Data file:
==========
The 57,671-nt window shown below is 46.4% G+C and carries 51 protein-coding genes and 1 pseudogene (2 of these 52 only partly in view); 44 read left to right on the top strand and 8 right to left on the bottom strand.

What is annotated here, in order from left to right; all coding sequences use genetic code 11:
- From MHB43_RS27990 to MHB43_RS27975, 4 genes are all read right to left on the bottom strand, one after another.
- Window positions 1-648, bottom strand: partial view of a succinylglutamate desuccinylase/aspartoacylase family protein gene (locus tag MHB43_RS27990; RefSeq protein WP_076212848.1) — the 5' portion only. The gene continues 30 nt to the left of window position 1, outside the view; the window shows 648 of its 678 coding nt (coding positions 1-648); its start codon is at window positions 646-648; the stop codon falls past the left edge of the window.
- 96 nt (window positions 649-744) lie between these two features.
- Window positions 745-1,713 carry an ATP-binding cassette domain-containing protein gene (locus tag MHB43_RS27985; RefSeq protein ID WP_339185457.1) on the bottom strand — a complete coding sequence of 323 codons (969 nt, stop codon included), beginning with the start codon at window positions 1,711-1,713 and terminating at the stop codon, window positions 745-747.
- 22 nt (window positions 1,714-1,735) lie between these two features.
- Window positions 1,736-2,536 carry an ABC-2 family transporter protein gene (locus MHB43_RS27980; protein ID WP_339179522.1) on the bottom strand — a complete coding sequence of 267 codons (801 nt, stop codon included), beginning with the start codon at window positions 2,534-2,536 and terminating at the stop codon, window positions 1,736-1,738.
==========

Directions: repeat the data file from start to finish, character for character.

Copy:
The 57,671-nt window shown below is 46.4% G+C and carries 51 protein-coding genes and 1 pseudogene (2 of these 52 only partly in view); 44 read left to right on the top strand and 8 right to left on the bottom strand.

What is annotated here, in order from left to right; all coding sequences use genetic code 11:
- From MHB43_RS27990 to MHB43_RS27975, 4 genes are all read right to left on the bottom strand, one after another.
- Window positions 1-648, bottom strand: partial view of a succinylglutamate desuccinylase/aspartoacylase family protein gene (locus tag MHB43_RS27990; RefSeq protein WP_076212848.1) — the 5' portion only. The gene continues 30 nt to the left of window position 1, outside the view; the window shows 648 of its 678 coding nt (coding positions 1-648); its start codon is at window positions 646-648; the stop codon falls past the left edge of the window.
- 96 nt (window positions 649-744) lie between these two features.
- Window positions 745-1,713 carry an ATP-binding cassette domain-containing protein gene (locus tag MHB43_RS27985; RefSeq protein ID WP_339185457.1) on the bottom strand — a complete coding sequence of 323 codons (969 nt, stop codon included), beginning with the start codon at window positions 1,711-1,713 and terminating at the stop codon, window positions 745-747.
- 22 nt (window positions 1,714-1,735) lie between these two features.
- Window positions 1,736-2,536 carry an ABC-2 family transporter protein gene (locus MHB43_RS27980; protein ID WP_339179522.1) on the bottom strand — a complete coding sequence of 267 codons (801 nt, stop codon included), beginning with the start codon at window positions 2,534-2,536 and terminating at the stop codon, window positions 1,736-1,738.